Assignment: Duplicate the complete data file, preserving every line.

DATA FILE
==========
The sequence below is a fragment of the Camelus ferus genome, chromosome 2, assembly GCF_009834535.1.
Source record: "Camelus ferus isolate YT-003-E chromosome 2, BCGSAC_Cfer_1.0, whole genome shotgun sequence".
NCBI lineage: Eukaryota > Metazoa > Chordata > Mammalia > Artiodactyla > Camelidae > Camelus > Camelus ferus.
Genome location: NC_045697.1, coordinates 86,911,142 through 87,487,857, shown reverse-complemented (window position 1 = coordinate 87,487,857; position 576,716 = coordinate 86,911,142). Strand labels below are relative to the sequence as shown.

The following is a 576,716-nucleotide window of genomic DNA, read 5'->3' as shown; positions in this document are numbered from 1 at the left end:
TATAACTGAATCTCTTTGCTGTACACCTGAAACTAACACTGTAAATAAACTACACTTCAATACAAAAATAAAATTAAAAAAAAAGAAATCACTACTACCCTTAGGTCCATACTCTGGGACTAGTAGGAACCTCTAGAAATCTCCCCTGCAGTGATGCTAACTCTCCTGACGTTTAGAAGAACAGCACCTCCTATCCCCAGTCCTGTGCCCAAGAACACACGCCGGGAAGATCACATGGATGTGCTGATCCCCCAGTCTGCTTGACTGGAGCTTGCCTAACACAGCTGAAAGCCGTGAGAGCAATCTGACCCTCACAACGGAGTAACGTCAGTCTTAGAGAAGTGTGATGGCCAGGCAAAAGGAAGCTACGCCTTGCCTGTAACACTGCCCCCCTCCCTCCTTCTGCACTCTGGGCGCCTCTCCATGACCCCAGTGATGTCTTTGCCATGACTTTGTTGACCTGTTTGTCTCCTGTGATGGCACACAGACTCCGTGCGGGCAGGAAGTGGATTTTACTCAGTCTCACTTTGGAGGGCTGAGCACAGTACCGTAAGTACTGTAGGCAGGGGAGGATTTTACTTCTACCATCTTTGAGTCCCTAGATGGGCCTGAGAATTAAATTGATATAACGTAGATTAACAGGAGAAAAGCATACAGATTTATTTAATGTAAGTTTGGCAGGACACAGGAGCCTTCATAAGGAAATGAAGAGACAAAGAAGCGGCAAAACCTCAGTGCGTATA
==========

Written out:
The sequence below is a fragment of the Camelus ferus genome, chromosome 2, assembly GCF_009834535.1.
Source record: "Camelus ferus isolate YT-003-E chromosome 2, BCGSAC_Cfer_1.0, whole genome shotgun sequence".
NCBI lineage: Eukaryota > Metazoa > Chordata > Mammalia > Artiodactyla > Camelidae > Camelus > Camelus ferus.
Genome location: NC_045697.1, coordinates 86,911,142 through 87,487,857, shown reverse-complemented (window position 1 = coordinate 87,487,857; position 576,716 = coordinate 86,911,142). Strand labels below are relative to the sequence as shown.

The following is a 576,716-nucleotide window of genomic DNA, read 5'->3' as shown; positions in this document are numbered from 1 at the left end:
TATAACTGAATCTCTTTGCTGTACACCTGAAACTAACACTGTAAATAAACTACACTTCAATACAAAAATAAAATTAAAAAAAAAGAAATCACTACTACCCTTAGGTCCATACTCTGGGACTAGTAGGAACCTCTAGAAATCTCCCCTGCAGTGATGCTAACTCTCCTGACGTTTAGAAGAACAGCACCTCCTATCCCCAGTCCTGTGCCCAAGAACACACGCCGGGAAGATCACATGGATGTGCTGATCCCCCAGTCTGCTTGACTGGAGCTTGCCTAACACAGCTGAAAGCCGTGAGAGCAATCTGACCCTCACAACGGAGTAACGTCAGTCTTAGAGAAGTGTGATGGCCAGGCAAAAGGAAGCTACGCCTTGCCTGTAACACTGCCCCCCTCCCTCCTTCTGCACTCTGGGCGCCTCTCCATGACCCCAGTGATGTCTTTGCCATGACTTTGTTGACCTGTTTGTCTCCTGTGATGGCACACAGACTCCGTGCGGGCAGGAAGTGGATTTTACTCAGTCTCACTTTGGAGGGCTGAGCACAGTACCGTAAGTACTGTAGGCAGGGGAGGATTTTACTTCTACCATCTTTGAGTCCCTAGATGGGCCTGAGAATTAAATTGATATAACGTAGATTAACAGGAGAAAAGCATACAGATTTATTTAATGTAAGTTTGGCAGGACACAGGAGCCTTCATAAGGAAATGAAGAGACAAAGAAGCGGCAAAACCTCAGTGCGTATA